Though the school receives a certain amount of supplies at the beginning of the year, the supplies that AED-N provided will help the school's dollars go even further, possibly making it easier to pay for good teachers.
"School supplies are very expensive in the markets," he says. "Anytime something is done for the kids it is welcome. We are very happy the U.S. Army Corps of Engineers is here to help; we are very appreciative."
Once the volunteers from AED-N arrived at the school, the excitement from the boys and faculty could hardly be contained. Many students offered the only English they knew "thank you," while others gladly posed for pictures and shook hands with the volunteers who placed a bag on their back.
"I love the blank notebook for drawing and the color crayons, said Safha Hayty, 13 through a translator. " I am very happy with everything we got, it is very useful and we are glad to receive them."
For the AED-N members who participated in the backpack drop, the real reward was the sense of pride and satisfaction that giving much needed supplies to the students and staff provided. Even more special was the operation took place right around Mothers Day, making it a fitting tribute to the volunteers who spent the American Holiday with Afghan children who no longer have parents.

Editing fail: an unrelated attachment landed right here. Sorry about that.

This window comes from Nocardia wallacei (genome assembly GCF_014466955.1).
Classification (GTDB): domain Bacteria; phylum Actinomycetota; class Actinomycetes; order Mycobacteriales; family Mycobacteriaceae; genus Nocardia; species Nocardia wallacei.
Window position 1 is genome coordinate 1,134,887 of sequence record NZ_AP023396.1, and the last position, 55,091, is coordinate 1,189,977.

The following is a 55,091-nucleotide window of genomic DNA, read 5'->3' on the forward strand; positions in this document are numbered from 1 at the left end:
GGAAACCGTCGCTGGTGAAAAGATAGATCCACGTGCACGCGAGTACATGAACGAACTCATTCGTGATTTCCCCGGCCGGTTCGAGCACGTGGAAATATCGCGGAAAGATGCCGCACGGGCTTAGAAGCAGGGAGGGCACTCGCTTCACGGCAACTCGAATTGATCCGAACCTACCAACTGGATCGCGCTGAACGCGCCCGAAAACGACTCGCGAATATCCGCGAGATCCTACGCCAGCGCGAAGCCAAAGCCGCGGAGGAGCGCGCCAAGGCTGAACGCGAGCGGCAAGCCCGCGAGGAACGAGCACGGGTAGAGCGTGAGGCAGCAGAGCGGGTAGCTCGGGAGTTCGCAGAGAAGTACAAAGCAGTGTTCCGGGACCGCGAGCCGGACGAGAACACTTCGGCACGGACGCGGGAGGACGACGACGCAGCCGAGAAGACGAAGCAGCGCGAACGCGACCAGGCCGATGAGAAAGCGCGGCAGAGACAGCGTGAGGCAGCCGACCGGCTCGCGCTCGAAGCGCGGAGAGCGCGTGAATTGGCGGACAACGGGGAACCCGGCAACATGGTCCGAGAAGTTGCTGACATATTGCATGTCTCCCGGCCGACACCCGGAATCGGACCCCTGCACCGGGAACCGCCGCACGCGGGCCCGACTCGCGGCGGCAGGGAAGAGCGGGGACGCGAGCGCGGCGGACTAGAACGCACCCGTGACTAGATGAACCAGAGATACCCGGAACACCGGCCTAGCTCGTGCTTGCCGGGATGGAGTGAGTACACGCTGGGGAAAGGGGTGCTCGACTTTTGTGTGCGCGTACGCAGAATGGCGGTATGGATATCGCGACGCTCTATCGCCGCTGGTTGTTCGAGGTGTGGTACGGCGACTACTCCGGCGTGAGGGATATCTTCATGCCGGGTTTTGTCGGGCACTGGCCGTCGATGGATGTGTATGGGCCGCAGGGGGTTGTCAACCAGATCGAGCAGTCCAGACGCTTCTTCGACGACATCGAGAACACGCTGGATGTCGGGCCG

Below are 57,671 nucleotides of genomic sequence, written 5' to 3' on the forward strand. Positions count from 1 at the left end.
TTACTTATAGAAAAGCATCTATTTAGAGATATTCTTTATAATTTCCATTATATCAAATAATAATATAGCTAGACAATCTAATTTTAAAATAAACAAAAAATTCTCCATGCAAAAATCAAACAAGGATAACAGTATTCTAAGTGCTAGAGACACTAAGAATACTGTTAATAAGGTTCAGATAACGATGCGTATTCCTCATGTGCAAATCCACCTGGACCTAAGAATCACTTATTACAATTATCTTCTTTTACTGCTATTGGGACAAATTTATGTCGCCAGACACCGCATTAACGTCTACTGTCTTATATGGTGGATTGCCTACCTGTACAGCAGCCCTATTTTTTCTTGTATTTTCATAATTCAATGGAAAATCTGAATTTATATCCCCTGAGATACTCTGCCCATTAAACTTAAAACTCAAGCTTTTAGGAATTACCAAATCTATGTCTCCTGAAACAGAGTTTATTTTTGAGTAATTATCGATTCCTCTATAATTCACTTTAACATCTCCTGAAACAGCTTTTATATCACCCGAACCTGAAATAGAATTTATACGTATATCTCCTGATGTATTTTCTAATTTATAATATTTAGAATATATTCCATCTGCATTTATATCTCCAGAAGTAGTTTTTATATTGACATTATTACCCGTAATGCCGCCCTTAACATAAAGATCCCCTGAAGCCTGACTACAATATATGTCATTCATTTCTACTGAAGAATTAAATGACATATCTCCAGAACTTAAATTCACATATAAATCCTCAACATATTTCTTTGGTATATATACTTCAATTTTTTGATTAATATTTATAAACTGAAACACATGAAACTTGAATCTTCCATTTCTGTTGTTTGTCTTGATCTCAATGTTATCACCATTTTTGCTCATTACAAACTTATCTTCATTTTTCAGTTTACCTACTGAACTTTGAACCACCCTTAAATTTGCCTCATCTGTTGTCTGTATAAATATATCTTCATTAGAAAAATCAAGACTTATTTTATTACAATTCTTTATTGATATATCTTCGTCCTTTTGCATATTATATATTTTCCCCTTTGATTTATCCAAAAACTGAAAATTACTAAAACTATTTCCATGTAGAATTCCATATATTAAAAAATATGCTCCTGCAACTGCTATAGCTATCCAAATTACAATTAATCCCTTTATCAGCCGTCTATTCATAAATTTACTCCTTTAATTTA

"What a rewarding experience to spend Mothers Day with these orphaned Afghan children and present them with a future," said Iverson in the Plain Talk's story about the presentation of the donated items in a story published last May. "These donated school supplies and toys gave these boys smiles that will ensure a quality of life that every child deserves."
According to a citation issued by the U.S. Army, Iverson received the Bronze Star, Afghanistan Campaign Medal and the NATO Medal "for exceptional meritorious service as chief of the capacity building a team and executive officer while deployed in support of Operation Enduring Freedom. She also orchestrated a successful internship program between Afghan Engineers and the District. Major Iverson's distinctive accomplishments reflect great credit upon herself, the United States Army Corps of Engineers and the United States Army."
The Plain Talk was unable to contact Iverson before press time as she was in transit to the Washington, DC area.